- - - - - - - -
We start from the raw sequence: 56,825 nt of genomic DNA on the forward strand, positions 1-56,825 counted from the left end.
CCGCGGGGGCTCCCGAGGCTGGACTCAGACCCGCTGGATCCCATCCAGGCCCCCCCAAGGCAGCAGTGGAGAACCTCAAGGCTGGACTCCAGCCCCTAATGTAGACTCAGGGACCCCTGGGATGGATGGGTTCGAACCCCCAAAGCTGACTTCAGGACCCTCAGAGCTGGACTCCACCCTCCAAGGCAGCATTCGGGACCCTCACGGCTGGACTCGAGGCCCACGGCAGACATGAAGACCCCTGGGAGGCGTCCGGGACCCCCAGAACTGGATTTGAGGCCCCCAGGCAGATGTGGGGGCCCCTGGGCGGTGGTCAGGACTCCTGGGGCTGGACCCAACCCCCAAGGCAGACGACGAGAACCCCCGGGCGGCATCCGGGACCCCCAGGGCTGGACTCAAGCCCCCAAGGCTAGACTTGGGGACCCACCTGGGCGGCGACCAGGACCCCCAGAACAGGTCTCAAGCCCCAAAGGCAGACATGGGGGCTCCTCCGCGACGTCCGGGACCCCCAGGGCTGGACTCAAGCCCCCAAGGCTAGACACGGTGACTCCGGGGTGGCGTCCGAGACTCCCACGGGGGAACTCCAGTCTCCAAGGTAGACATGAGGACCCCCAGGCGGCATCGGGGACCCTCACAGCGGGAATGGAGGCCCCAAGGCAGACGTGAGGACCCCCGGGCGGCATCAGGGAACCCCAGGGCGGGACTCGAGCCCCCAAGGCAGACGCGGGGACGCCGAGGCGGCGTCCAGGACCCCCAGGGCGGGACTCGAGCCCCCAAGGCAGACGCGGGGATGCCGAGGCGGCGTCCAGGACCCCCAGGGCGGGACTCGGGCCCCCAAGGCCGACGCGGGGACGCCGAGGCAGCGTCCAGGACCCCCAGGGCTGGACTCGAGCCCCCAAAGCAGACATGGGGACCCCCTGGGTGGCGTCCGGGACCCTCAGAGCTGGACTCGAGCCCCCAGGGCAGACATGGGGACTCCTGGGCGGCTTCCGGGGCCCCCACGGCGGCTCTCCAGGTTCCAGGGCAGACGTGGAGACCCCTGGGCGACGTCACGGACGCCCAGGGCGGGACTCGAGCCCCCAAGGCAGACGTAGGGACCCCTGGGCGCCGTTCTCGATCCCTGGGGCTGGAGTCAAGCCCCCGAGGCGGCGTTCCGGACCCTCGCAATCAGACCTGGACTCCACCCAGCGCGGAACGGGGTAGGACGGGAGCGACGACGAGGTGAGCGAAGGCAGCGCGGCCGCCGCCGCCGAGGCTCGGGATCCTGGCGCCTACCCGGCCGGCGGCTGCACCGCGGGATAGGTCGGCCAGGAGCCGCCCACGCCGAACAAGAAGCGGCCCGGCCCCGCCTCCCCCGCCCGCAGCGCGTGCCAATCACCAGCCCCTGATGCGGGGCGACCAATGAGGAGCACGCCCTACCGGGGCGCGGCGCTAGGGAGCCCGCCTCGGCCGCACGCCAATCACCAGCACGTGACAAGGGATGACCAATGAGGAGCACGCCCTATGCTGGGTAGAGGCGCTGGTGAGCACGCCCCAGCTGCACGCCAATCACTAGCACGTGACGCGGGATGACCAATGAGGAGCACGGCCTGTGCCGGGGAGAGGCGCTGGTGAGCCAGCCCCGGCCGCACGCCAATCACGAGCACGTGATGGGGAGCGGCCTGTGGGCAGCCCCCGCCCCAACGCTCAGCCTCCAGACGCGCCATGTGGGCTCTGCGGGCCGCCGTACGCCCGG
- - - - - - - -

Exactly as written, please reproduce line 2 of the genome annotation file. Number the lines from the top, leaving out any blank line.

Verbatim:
CCGCGGGGGCTCCCGAGGCTGGACTCAGACCCGCTGGATCCCATCCAGGCCCCCCCAAGGCAGCAGTGGAGAACCTCAAGGCTGGACTCCAGCCCCTAATGTAGACTCAGGGACCCCTGGGATGGATGGGTTCGAACCCCCAAAGCTGACTTCAGGACCCTCAGAGCTGGACTCCACCCTCCAAGGCAGCATTCGGGACCCTCACGGCTGGACTCGAGGCCCACGGCAGACATGAAGACCCCTGGGAGGCGTCCGGGACCCCCAGAACTGGATTTGAGGCCCCCAGGCAGATGTGGGGGCCCCTGGGCGGTGGTCAGGACTCCTGGGGCTGGACCCAACCCCCAAGGCAGACGACGAGAACCCCCGGGCGGCATCCGGGACCCCCAGGGCTGGACTCAAGCCCCCAAGGCTAGACTTGGGGACCCACCTGGGCGGCGACCAGGACCCCCAGAACAGGTCTCAAGCCCCAAAGGCAGACATGGGGGCTCCTCCGCGACGTCCGGGACCCCCAGGGCTGGACTCAAGCCCCCAAGGCTAGACACGGTGACTCCGGGGTGGCGTCCGAGACTCCCACGGGGGAACTCCAGTCTCCAAGGTAGACATGAGGACCCCCAGGCGGCATCGGGGACCCTCACAGCGGGAATGGAGGCCCCAAGGCAGACGTGAGGACCCCCGGGCGGCATCAGGGAACCCCAGGGCGGGACTCGAGCCCCCAAGGCAGACGCGGGGACGCCGAGGCGGCGTCCAGGACCCCCAGGGCGGGACTCGAGCCCCCAAGGCAGACGCGGGGATGCCGAGGCGGCGTCCAGGACCCCCAGGGCGGGACTCGGGCCCCCAAGGCCGACGCGGGGACGCCGAGGCAGCGTCCAGGACCCCCAGGGCTGGACTCGAGCCCCCAAAGCAGACATGGGGACCCCCTGGGTGGCGTCCGGGACCCTCAGAGCTGGACTCGAGCCCCCAGGGCAGACATGGGGACTCCTGGGCGGCTTCCGGGGCCCCCACGGCGGCTCTCCAGGTTCCAGGGCAGACGTGGAGACCCCTGGGCGACGTCACGGACGCCCAGGGCGGGACTCGAGCCCCCAAGGCAGACGTAGGGACCCCTGGGCGCCGTTCTCGATCCCTGGGGCTGGAGTCAAGCCCCCGAGGCGGCGTTCCGGACCCTCGCAATCAGACCTGGACTCCACCCAGCGCGGAACGGGGTAGGACGGGAGCGACGACGAGGTGAGCGAAGGCAGCGCGGCCGCCGCCGCCGAGGCTCGGGATCCTGGCGCCTACCCGGCCGGCGGCTGCACCGCGGGATAGGTCGGCCAGGAGCCGCCCACGCCGAACAAGAAGCGGCCCGGCCCCGCCTCCCCCGCCCGCAGCGCGTGCCAATCACCAGCCCCTGATGCGGGGCGACCAATGAGGAGCACGCCCTACCGGGGCGCGGCGCTAGGGAGCCCGCCTCGGCCGCACGCCAATCACCAGCACGTGACAAGGGATGACCAATGAGGAGCACGCCCTATGCTGGGTAGAGGCGCTGGTGAGCACGCCCCAGCTGCACGCCAATCACTAGCACGTGACGCGGGATGACCAATGAGGAGCACGGCCTGTGCCGGGGAGAGGCGCTGGTGAGCCAGCCCCGGCCGCACGCCAATCACGAGCACGTGATGGGGAGCGGCCTGTGGGCAGCCCCCGCCCCAACGCTCAGCCTCCAGACGCGCCATGTGGGCTCTGCGGGCCGCCGTACGCCCGG